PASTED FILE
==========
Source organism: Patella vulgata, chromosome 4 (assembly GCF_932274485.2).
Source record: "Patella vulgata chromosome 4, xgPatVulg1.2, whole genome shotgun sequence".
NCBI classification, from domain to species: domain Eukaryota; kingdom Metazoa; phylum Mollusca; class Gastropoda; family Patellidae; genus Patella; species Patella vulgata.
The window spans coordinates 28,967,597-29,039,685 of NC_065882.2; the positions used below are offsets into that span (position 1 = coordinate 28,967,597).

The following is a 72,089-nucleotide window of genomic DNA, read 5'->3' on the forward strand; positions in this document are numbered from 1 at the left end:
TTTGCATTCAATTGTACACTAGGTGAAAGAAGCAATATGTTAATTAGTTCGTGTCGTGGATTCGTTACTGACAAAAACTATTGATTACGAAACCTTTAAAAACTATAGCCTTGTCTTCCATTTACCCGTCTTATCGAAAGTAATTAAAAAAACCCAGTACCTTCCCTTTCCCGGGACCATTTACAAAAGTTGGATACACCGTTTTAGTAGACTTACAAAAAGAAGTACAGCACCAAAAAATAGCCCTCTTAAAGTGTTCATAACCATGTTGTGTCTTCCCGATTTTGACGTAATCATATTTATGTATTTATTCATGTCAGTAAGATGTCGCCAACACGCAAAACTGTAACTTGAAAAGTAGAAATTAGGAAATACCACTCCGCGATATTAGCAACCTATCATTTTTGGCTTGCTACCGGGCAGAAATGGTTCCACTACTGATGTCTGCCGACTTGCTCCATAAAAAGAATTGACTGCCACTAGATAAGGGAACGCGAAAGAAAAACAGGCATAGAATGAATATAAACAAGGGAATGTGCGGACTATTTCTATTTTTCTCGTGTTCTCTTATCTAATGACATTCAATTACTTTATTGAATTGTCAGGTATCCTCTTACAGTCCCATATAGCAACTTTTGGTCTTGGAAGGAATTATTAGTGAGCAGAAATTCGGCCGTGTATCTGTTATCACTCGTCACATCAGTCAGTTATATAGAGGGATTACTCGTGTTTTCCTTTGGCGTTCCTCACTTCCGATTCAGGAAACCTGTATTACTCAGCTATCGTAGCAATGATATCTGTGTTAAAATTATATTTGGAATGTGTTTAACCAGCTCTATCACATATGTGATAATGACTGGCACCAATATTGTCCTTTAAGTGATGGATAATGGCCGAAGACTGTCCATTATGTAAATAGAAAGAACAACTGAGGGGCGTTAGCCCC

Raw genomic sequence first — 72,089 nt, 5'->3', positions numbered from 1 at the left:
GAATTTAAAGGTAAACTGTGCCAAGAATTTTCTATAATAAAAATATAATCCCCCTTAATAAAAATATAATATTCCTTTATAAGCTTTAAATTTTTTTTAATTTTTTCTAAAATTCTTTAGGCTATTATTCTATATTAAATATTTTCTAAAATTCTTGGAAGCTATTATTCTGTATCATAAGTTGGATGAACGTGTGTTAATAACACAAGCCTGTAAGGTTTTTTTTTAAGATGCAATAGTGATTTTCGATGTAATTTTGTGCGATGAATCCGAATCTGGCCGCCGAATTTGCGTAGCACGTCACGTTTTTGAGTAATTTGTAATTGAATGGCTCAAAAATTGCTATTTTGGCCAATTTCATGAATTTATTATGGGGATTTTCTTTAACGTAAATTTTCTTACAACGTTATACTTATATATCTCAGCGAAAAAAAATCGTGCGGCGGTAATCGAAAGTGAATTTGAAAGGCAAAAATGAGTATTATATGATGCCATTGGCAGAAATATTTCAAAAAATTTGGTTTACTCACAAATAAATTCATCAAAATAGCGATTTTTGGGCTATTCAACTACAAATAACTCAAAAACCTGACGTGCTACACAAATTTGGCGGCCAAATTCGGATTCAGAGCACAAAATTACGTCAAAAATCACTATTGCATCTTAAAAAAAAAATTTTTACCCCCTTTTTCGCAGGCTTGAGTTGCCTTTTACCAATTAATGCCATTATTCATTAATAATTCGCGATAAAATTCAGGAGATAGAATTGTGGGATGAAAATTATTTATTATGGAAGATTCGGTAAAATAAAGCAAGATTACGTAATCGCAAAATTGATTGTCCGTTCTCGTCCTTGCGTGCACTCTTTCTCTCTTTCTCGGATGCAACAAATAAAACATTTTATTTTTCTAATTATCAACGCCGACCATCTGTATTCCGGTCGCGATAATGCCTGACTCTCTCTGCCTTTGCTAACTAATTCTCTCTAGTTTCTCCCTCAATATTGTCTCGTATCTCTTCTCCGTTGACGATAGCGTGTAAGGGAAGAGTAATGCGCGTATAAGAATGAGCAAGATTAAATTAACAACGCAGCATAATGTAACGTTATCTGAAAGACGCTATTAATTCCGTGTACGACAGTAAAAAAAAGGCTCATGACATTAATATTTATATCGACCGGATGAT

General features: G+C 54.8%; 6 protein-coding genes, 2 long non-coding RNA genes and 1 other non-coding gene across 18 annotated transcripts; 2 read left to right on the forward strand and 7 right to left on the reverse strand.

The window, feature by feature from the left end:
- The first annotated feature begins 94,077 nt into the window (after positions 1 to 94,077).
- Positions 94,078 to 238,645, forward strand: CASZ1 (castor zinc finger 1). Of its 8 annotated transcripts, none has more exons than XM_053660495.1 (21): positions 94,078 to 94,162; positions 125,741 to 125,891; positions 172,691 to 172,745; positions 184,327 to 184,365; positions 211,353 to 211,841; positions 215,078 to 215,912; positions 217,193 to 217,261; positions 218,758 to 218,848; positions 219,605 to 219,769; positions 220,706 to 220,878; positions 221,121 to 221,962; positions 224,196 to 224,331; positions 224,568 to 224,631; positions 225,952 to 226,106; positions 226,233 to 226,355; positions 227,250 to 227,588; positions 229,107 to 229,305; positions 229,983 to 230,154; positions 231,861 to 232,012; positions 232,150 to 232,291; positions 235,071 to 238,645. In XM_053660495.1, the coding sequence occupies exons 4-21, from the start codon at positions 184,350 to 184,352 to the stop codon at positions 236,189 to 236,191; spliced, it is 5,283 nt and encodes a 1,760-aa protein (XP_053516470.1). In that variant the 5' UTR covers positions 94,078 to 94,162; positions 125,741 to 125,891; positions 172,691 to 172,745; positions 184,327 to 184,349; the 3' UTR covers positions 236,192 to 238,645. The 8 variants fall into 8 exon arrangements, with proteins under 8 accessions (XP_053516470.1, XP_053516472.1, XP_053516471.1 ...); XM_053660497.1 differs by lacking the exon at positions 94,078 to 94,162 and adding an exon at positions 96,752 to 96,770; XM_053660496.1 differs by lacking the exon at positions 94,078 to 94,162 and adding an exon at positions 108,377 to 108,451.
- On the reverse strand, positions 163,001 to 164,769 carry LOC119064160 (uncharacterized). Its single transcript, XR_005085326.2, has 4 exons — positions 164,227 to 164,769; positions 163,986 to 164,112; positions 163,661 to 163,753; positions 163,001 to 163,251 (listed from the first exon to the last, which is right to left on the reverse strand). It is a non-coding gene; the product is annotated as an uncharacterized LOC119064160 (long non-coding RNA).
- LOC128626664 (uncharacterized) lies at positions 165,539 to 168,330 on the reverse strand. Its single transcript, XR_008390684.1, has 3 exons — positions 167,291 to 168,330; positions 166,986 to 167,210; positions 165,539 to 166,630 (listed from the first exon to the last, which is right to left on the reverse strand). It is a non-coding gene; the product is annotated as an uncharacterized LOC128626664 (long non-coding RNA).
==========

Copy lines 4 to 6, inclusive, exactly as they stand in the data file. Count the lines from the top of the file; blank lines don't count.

The window spans coordinates 28,967,597-29,039,685 of NC_065882.2; the positions used below are offsets into that span (position 1 = coordinate 28,967,597).

The following is a 72,089-nucleotide window of genomic DNA, read 5'->3' on the forward strand; positions in this document are numbered from 1 at the left end:
TTTGCATTCAATTGTACACTAGGTGAAAGAAGCAATATGTTAATTAGTTCGTGTCGTGGATTCGTTACTGACAAAAACTATTGATTACGAAACCTTTAAAAACTATAGCCTTGTCTTCCATTTACCCGTCTTATCGAAAGTAATTAAAAAAACCCAGTACCTTCCCTTTCCCGGGACCATTTACAAAAGTTGGATACACCGTTTTAGTAGACTTACAAAAAGAAGTACAGCACCAAAAAATAGCCCTCTTAAAGTGTTCATAACCATGTTGTGTCTTCCCGATTTTGACGTAATCATATTTATGTATTTATTCATGTCAGTAAGATGTCGCCAACACGCAAAACTGTAACTTGAAAAGTAGAAATTAGGAAATACCACTCCGCGATATTAGCAACCTATCATTTTTGGCTTGCTACCGGGCAGAAATGGTTCCACTACTGATGTCTGCCGACTTGCTCCATAAAAAGAATTGACTGCCACTAGATAAGGGAACGCGAAAGAAAAACAGGCATAGAATGAATATAAACAAGGGAATGTGCGGACTATTTCTATTTTTCTCGTGTTCTCTTATCTAATGACATTCAATTACTTTATTGAATTGTCAGGTATCCTCTTACAGTCCCATATAGCAACTTTTGGTCTTGGAAGGAATTATTAGTGAGCAGAAATTCGGCCGTGTATCTGTTATCACTCGTCACATCAGTCAGTTATATAGAGGGATTACTCGTGTTTTCCTTTGGCGTTCCTCACTTCCGATTCAGGAAACCTGTATTACTCAGCTATCGTAGCAATGATATCTGTGTTAAAATTATATTTGGAATGTGTTTAACCAGCTCTATCACATATGTGATAATGACTGGCACCAATATTGTCCTTTAAGTGATGGATAATGGCCGAAGACTGTCCATTATGTAAATAGAAAGAACAACTGAGGGGCGTTAGCCCC